But there is a larger lesson here, less about the problems of anthropology and more about the challenges of contemporary life.  Jay-Z’s s problem is how to be Jay-Z, what to do with his embarrassment of riches.  Kelefa Sanneh’s problem: how to write about a man who is anything he wants to be.  And each of us, while not blessed with Jay-Z’s opportunities, or, happily, his difficulties, or, and this is really a shame, Sanneh’s prose, has to decide as well: shall we be x or y, shall we be x and y, shall we be x and y not? 

The answer is in Fitzgerald.  We want to treat ourselves, I think, the way Sanneh treats Jay-Z, the way Fitzgerald treats Gatsby, the way Jay-Z treats himself, as blessed creatures with an interesting transformational complexity and, ok, too often, melting wings.      


Anderson, Sherwood.  1919/1995.  Winesburg, Ohio.  New York: Doubleday.

Eells, Josh.  2006.  Snoops…I did it again.  Blender.  December.  p. 178. 

Fitzgerald, F. Scott.  1925/2004.  The Great Gatsby.  New York: Scribner. 

Sanneh, Kelefa.  2006.  Uneasy Lies the Head.  New York Times. November 19, 2006.  here.

Christopher Guest and the English transformational modality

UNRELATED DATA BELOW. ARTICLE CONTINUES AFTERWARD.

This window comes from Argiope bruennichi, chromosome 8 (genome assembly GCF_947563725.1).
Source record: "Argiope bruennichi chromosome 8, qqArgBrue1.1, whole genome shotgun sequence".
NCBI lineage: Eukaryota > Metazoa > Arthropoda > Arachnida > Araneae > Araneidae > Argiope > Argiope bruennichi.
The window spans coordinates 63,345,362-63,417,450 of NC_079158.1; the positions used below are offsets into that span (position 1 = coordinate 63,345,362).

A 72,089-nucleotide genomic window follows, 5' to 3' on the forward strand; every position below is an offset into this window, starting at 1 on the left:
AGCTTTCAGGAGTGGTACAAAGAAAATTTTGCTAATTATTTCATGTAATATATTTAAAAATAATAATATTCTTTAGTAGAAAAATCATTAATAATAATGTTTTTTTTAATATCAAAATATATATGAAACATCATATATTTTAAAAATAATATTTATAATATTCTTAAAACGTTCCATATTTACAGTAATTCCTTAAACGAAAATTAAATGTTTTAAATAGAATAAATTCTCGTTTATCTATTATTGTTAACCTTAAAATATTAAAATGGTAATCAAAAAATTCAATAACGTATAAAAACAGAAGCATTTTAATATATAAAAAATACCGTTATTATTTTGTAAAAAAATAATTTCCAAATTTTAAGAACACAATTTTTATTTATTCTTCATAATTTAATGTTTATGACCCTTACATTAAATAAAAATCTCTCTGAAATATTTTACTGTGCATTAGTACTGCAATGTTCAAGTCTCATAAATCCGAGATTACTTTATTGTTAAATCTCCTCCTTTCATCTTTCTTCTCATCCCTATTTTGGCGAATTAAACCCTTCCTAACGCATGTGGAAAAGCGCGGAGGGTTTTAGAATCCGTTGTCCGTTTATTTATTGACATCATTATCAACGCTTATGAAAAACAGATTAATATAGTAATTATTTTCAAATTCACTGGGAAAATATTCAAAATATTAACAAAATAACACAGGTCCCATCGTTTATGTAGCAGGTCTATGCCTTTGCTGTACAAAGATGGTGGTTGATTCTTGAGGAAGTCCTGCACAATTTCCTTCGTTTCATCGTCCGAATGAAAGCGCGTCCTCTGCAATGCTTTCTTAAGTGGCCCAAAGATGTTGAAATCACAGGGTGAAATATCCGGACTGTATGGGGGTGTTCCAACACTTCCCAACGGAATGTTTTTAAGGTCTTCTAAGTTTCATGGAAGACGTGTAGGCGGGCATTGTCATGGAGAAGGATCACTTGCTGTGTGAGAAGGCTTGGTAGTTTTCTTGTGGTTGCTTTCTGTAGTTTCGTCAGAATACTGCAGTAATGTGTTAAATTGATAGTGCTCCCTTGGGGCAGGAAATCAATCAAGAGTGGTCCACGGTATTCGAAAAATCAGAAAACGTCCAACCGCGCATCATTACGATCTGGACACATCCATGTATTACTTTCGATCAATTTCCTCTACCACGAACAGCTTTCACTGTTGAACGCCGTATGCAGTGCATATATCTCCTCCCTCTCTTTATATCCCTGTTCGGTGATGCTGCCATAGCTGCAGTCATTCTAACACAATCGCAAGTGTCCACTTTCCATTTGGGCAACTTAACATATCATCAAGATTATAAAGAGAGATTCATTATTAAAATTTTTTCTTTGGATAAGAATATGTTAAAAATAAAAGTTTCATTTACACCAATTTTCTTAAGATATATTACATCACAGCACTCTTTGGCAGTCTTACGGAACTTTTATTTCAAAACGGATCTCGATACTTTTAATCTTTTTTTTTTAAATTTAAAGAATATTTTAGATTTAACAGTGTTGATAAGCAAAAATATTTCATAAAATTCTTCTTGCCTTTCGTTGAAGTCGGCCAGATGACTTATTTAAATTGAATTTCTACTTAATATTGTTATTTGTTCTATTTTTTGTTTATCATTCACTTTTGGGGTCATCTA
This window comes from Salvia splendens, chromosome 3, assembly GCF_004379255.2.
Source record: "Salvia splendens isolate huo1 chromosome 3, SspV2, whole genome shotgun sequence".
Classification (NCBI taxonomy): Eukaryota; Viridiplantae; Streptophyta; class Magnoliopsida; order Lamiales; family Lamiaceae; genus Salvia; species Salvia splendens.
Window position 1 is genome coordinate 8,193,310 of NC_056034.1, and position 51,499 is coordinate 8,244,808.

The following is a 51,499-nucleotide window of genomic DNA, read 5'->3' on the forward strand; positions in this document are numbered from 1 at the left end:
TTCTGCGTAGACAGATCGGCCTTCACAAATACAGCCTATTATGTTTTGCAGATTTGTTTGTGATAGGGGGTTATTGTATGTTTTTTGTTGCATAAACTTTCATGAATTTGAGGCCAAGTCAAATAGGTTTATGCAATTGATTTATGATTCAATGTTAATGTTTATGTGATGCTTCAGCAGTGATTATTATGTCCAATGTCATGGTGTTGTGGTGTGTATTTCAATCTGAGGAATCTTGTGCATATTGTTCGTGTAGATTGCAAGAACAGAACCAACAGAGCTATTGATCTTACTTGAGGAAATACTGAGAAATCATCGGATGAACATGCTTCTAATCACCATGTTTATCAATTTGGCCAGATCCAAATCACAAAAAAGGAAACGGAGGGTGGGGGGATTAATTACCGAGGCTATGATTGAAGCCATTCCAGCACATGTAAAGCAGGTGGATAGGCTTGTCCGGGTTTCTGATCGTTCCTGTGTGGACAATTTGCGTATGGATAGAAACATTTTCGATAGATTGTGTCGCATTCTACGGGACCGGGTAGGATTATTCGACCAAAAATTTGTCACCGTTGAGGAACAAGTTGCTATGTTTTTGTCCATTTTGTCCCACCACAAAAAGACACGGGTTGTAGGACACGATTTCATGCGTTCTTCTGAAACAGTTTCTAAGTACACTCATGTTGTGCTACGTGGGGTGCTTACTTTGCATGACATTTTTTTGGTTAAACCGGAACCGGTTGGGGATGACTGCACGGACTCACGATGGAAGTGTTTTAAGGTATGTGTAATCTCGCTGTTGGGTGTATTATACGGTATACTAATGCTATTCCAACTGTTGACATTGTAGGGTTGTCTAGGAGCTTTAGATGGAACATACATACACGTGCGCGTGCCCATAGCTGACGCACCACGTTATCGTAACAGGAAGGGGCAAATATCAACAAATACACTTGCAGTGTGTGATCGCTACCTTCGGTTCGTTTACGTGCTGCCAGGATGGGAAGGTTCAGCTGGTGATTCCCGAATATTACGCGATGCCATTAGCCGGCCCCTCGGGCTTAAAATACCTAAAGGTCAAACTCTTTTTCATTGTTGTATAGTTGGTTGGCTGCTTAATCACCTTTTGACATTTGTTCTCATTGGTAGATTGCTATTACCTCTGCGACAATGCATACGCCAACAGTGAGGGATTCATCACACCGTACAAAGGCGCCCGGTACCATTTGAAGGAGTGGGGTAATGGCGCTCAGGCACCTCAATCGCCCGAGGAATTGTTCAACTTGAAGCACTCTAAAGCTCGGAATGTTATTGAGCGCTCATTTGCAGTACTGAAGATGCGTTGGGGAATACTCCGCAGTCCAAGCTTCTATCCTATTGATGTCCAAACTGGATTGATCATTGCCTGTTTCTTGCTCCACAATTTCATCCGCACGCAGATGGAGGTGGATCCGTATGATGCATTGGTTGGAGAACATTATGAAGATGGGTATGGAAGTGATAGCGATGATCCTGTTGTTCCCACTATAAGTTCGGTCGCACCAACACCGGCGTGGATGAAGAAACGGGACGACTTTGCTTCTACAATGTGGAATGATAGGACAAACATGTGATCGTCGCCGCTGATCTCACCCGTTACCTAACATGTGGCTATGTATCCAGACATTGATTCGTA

Christopher_guest_ii Christopher Guest mystified The New York Times recently.   His interviewer, Alex Witchel, was surprised to find him "polite and dignified." 

He barely cracked a smile for the better part of two days, so the web of fine lines around his slate blue eyes was unexpected. He must laugh sometime.

Comedians are supposed to be joke-spitting chatter boxes, I guess, desperate for our attention.  The idea of a dignified comedian, this does not play in our culture especially well.

But is it so strange?  Guest is a transformational creature of the old school.  According to the English model (Guest’s father is English), the public self must be unassuming.  No affectation, no self aggrandizement, no kinetic  bid for attention.  The public self should be modulated, burnished, restrained.  In the language of Guest’s most repeated screen appearance (This is Spinal Tap), one may not turn the social self up to 11.  In fact, you shouldn’t go much past 3. 4, tops.  No, strike that.  Not 4.  3. 

The English are really Japanese.  Any departure from due form puts the credibility of the social performance in jeopardy and the capital of the social actor at risk.  They are an exacting, unforgiving audience.  Anyone who dares claim too much or give too little will be found out and made to pay.  So intensive is this scrutiny that many English people live under deep cover.  Their social interests are almost always better served by concealment than revelation. 

Needless to say, this makes comedy difficult.  (Sly remarks are permissible, and that’s why the English are so good at sotto voce comedy.)  But of course it also  makes it necessary.  The English, and those raised in the ambit of the English, seek out moments when departure is allowed.  Those moments are always a little hydraulic, as if the comedian should be marked "contents under pressure," because of course he is precisely this.